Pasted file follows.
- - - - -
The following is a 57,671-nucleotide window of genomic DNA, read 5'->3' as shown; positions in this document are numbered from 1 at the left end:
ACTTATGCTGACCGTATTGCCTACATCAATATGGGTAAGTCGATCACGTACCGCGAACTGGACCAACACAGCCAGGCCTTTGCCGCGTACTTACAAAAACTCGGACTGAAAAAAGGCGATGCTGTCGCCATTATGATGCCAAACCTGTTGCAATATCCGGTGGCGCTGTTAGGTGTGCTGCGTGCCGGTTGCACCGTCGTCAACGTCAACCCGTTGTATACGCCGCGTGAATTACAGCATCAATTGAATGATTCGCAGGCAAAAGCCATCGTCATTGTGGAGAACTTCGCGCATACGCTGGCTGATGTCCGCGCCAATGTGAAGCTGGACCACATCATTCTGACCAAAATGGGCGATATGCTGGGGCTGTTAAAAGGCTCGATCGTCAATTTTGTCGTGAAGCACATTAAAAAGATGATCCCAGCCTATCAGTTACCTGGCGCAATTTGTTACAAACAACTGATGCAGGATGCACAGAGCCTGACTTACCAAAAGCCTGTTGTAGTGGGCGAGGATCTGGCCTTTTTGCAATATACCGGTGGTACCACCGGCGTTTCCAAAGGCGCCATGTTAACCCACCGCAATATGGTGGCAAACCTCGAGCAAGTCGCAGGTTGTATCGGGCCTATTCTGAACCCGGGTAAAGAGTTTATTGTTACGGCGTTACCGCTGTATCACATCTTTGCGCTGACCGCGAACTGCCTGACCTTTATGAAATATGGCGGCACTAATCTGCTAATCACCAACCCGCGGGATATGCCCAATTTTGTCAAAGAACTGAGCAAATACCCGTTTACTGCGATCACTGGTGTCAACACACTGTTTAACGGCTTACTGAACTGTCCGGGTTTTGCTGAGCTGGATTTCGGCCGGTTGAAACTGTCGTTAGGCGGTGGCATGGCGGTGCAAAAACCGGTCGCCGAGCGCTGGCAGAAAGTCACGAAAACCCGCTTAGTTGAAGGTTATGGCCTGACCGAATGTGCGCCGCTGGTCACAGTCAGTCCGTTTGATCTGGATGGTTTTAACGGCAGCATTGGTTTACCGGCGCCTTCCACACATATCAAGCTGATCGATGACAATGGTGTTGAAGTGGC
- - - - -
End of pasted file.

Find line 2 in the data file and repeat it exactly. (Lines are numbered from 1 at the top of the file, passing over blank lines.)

ACTTATGCTGACCGTATTGCCTACATCAATATGGGTAAGTCGATCACGTACCGCGAACTGGACCAACACAGCCAGGCCTTTGCCGCGTACTTACAAAAACTCGGACTGAAAAAAGGCGATGCTGTCGCCATTATGATGCCAAACCTGTTGCAATATCCGGTGGCGCTGTTAGGTGTGCTGCGTGCCGGTTGCACCGTCGTCAACGTCAACCCGTTGTATACGCCGCGTGAATTACAGCATCAATTGAATGATTCGCAGGCAAAAGCCATCGTCATTGTGGAGAACTTCGCGCATACGCTGGCTGATGTCCGCGCCAATGTGAAGCTGGACCACATCATTCTGACCAAAATGGGCGATATGCTGGGGCTGTTAAAAGGCTCGATCGTCAATTTTGTCGTGAAGCACATTAAAAAGATGATCCCAGCCTATCAGTTACCTGGCGCAATTTGTTACAAACAACTGATGCAGGATGCACAGAGCCTGACTTACCAAAAGCCTGTTGTAGTGGGCGAGGATCTGGCCTTTTTGCAATATACCGGTGGTACCACCGGCGTTTCCAAAGGCGCCATGTTAACCCACCGCAATATGGTGGCAAACCTCGAGCAAGTCGCAGGTTGTATCGGGCCTATTCTGAACCCGGGTAAAGAGTTTATTGTTACGGCGTTACCGCTGTATCACATCTTTGCGCTGACCGCGAACTGCCTGACCTTTATGAAATATGGCGGCACTAATCTGCTAATCACCAACCCGCGGGATATGCCCAATTTTGTCAAAGAACTGAGCAAATACCCGTTTACTGCGATCACTGGTGTCAACACACTGTTTAACGGCTTACTGAACTGTCCGGGTTTTGCTGAGCTGGATTTCGGCCGGTTGAAACTGTCGTTAGGCGGTGGCATGGCGGTGCAAAAACCGGTCGCCGAGCGCTGGCAGAAAGTCACGAAAACCCGCTTAGTTGAAGGTTATGGCCTGACCGAATGTGCGCCGCTGGTCACAGTCAGTCCGTTTGATCTGGATGGTTTTAACGGCAGCATTGGTTTACCGGCGCCTTCCACACATATCAAGCTGATCGATGACAATGGTGTTGAAGTGGC